Substance abuse, vaping, online predators, active shooter training all on the agenda of RCPS, Sheriff’s Office
By Holly Jenkins
Special to the Rappahannock News
Rappahannock County Public Schools hosted a Safety Summit this past week in collaboration with the Rappahannock County Sheriff’s Office, covering helpful safety-related topics for students, parents and community members..
The event began with a presentation by Joe Showker on digital ethics. Showker, an innovator in the field of internet safety, has worked on a variety of projects including serving on the Virginia Department of Education DOE/CTE Curriculum Development for Cyber Security Instruction.
During his informative presentation, Showker stressed to the audience that every keystroke online is trackable. Furthermore, personal data is obtained and sold to businesses for marketing purposes.
According to RCHS Principal, Jimmy Swindler, this was “both alarming and informative.”
“We all are aware of the dangers of online predators and identity theft but it was revealing to understand that the real predators are the social media companies we use, preying as they do on the data we willingly give them and then profiting on the sale of that data,” said Swindler. “Tips were given to change privacy settings on the various social media platforms we use, so as to limit the amount of personal data we give away that is subsequently marketed.”
Specifically, Showker encouraged the audience to turn off the location setting when updating their privacy settings. In addition, parents were urged to have an open line of communication with their children and to safely navigate the cyber world together. Since the internet is such a vital part of our society, it is important for parents to assist their children in making smart choices online.
Lynnie Genho, a parent with children in both schools, found this session to be quite eye-opening.
“The safety summit was a timely, informative, and interactive discussion that helped open my eyes to some of the dangers on the internet, while reassuring me that, as a parent, I can partner with my kids to harness the positive aspects of being online,” she said. “A huge thanks to all who worked to bring this to Rappahannock!”
Following the digital ethics presentations, attendees had the option of attending two different breakout sessions. The first option focused on vaping and substance abuse. Alan Rasmussen, Prevention Specialist from the Rappahannock Rapidan Community Services, described the warning signs of substance abuse. He urged the audience to communicate with their children if they see any warning signs.
Rather than asking, “Are you okay?” he urged parents to use the phrase “What are you feeling?” as a means to have an open, safe dialogue.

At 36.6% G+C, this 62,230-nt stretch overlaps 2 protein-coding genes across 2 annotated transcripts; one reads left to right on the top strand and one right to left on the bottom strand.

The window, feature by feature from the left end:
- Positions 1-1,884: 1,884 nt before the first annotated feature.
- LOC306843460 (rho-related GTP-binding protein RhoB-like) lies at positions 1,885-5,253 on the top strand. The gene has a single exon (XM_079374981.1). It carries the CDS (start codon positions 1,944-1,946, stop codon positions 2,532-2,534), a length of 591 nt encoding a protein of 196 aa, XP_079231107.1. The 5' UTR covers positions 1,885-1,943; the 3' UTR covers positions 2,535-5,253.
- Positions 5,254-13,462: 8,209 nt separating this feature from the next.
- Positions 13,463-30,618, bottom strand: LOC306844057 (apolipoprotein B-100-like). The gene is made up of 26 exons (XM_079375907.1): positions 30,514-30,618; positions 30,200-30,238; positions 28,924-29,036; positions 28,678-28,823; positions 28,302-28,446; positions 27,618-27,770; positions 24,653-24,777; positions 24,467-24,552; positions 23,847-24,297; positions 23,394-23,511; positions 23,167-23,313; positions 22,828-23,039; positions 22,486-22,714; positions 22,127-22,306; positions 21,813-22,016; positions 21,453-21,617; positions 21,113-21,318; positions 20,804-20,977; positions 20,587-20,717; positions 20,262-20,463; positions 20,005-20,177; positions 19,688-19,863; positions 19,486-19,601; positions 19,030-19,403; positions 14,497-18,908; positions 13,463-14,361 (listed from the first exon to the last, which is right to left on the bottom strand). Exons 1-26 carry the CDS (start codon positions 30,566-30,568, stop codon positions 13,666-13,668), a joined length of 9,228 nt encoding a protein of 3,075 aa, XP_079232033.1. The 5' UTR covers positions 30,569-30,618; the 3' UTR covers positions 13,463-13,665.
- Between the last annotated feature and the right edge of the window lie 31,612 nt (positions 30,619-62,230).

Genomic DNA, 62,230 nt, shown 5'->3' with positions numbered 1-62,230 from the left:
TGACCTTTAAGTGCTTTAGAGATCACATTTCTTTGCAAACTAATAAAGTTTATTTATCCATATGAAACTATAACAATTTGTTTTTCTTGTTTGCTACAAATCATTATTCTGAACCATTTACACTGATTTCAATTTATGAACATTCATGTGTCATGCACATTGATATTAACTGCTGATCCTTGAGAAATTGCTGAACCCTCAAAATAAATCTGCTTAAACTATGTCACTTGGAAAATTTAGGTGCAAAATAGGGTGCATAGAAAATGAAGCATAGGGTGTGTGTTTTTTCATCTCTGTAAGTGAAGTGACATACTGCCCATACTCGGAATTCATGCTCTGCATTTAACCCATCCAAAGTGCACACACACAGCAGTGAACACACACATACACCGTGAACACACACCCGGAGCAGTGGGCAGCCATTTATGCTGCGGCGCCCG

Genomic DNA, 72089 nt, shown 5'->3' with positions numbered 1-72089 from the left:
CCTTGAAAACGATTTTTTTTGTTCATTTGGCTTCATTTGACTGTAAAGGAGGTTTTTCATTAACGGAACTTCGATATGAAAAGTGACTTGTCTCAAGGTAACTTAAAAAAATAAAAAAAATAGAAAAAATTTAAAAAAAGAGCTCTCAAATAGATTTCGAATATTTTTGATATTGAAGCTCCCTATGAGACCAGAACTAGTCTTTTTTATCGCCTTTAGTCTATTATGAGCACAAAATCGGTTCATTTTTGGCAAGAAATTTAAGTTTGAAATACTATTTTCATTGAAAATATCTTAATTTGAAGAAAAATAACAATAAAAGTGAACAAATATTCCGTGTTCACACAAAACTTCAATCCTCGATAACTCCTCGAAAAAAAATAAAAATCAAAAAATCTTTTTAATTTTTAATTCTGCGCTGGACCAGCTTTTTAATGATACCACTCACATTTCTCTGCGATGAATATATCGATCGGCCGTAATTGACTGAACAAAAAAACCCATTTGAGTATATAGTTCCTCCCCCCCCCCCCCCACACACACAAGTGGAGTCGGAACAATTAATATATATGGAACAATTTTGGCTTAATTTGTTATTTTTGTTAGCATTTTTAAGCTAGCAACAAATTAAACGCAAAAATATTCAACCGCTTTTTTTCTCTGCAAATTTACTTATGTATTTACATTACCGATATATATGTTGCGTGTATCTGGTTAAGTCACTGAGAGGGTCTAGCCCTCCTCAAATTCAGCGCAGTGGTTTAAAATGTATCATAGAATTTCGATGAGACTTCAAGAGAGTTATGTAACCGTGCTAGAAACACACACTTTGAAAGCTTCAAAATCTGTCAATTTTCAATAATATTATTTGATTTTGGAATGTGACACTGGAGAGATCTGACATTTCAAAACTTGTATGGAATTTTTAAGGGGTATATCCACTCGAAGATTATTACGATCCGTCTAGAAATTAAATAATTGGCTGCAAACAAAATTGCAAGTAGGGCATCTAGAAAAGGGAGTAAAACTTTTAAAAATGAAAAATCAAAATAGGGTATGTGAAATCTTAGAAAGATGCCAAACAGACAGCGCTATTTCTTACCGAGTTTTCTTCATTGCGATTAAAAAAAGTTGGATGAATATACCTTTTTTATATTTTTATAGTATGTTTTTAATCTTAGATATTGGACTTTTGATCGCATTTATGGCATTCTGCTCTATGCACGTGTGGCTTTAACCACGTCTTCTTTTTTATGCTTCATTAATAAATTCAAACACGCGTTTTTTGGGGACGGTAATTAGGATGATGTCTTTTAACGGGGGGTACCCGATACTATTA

Rosanna Reed, parent of a high school student, found this session to be extremely beneficial.
“I really enjoyed Mr. Rasmussen’s presentation on the dangers of substance abuse among our teens and pre-teens and what we can do about it,” she said. “He stressed the importance of setting a good example for them. So much information is available to them through social media, TV, etc. When you see something unhealthy, talk to them about it. Share your beliefs and values.”
The second breakout session offered during the summit was ALICE (Active Shooter) Training, presented by Deputy Mark Currence and Sergeant Chris Ubben of the Rappahannock County Sheriff’s Office.
ALICE is an acronym that stands for alert, lockdown, inform, counter, evacuate. During the training, the audience of parents and students (with prior parental consent) learned crucial safety and survival tips if faced with an active shooter event. This marks the fourth ALICE training that the school has hosted in less than two years.
Dr. Shannon Grimsley, RCPS Superintendent, expressed her gratitude to the sheriff’s office for continuing to provide this training. “We appreciate our partnership with RCSO in providing ongoing consultation and support as we train for the unthinkable,” she said.
Throughout the event, younger students participated in fun fitness-related activities hosted by Commit to Be Fit.
Rachel Bynum, RCPS School Board Member and parent, felt that the evening was a success.
“The event was well-planned, with a great dinner from our 8th grade ahead of a fun activity for kids, while teens and adults were in breakout sessions,” she observed. “It was good to be able to come together and begin to understand and address some of these issues so important to all of us.”